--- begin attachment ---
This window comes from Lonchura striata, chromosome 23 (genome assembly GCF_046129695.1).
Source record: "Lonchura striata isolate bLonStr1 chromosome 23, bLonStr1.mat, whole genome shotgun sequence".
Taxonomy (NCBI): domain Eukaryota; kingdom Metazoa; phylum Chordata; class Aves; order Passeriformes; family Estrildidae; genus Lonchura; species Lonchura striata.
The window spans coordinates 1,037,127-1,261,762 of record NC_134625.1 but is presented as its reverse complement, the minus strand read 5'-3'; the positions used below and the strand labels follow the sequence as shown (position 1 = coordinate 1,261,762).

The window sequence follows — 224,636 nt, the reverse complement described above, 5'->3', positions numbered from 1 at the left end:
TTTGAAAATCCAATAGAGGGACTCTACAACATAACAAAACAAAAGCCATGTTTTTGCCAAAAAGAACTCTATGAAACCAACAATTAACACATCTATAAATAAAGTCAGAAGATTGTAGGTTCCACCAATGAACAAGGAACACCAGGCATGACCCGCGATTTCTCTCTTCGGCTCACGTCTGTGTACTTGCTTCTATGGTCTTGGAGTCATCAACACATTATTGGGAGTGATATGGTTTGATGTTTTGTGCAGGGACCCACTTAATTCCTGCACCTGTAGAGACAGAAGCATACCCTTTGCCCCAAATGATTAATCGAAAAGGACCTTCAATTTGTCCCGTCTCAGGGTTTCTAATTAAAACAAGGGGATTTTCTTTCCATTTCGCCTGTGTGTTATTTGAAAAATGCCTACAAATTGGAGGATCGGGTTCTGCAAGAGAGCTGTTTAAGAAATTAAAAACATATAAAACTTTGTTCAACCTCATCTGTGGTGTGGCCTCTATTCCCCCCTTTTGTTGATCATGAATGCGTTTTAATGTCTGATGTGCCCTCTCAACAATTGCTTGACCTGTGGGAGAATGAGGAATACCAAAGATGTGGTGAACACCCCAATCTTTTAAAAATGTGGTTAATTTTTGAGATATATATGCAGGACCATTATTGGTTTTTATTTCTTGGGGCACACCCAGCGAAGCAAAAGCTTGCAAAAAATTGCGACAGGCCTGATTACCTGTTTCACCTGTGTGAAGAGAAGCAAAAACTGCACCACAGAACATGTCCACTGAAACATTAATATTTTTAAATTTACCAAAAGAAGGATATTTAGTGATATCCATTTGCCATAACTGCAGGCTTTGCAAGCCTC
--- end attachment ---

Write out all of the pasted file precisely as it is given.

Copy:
This window comes from Lonchura striata, chromosome 23 (genome assembly GCF_046129695.1).
Source record: "Lonchura striata isolate bLonStr1 chromosome 23, bLonStr1.mat, whole genome shotgun sequence".
Taxonomy (NCBI): domain Eukaryota; kingdom Metazoa; phylum Chordata; class Aves; order Passeriformes; family Estrildidae; genus Lonchura; species Lonchura striata.
The window spans coordinates 1,037,127-1,261,762 of record NC_134625.1 but is presented as its reverse complement, the minus strand read 5'-3'; the positions used below and the strand labels follow the sequence as shown (position 1 = coordinate 1,261,762).

The window sequence follows — 224,636 nt, the reverse complement described above, 5'->3', positions numbered from 1 at the left end:
TTTGAAAATCCAATAGAGGGACTCTACAACATAACAAAACAAAAGCCATGTTTTTGCCAAAAAGAACTCTATGAAACCAACAATTAACACATCTATAAATAAAGTCAGAAGATTGTAGGTTCCACCAATGAACAAGGAACACCAGGCATGACCCGCGATTTCTCTCTTCGGCTCACGTCTGTGTACTTGCTTCTATGGTCTTGGAGTCATCAACACATTATTGGGAGTGATATGGTTTGATGTTTTGTGCAGGGACCCACTTAATTCCTGCACCTGTAGAGACAGAAGCATACCCTTTGCCCCAAATGATTAATCGAAAAGGACCTTCAATTTGTCCCGTCTCAGGGTTTCTAATTAAAACAAGGGGATTTTCTTTCCATTTCGCCTGTGTGTTATTTGAAAAATGCCTACAAATTGGAGGATCGGGTTCTGCAAGAGAGCTGTTTAAGAAATTAAAAACATATAAAACTTTGTTCAACCTCATCTGTGGTGTGGCCTCTATTCCCCCCTTTTGTTGATCATGAATGCGTTTTAATGTCTGATGTGCCCTCTCAACAATTGCTTGACCTGTGGGAGAATGAGGAATACCAAAGATGTGGTGAACACCCCAATCTTTTAAAAATGTGGTTAATTTTTGAGATATATATGCAGGACCATTATTGGTTTTTATTTCTTGGGGCACACCCAGCGAAGCAAAAGCTTGCAAAAAATTGCGACAGGCCTGATTACCTGTTTCACCTGTGTGAAGAGAAGCAAAAACTGCACCACAGAACATGTCCACTGAAACATTAATATTTTTAAATTTACCAAAAGAAGGATATTTAGTGATATCCATTTGCCATAACTGCAGGCTTTGCAAGCCTC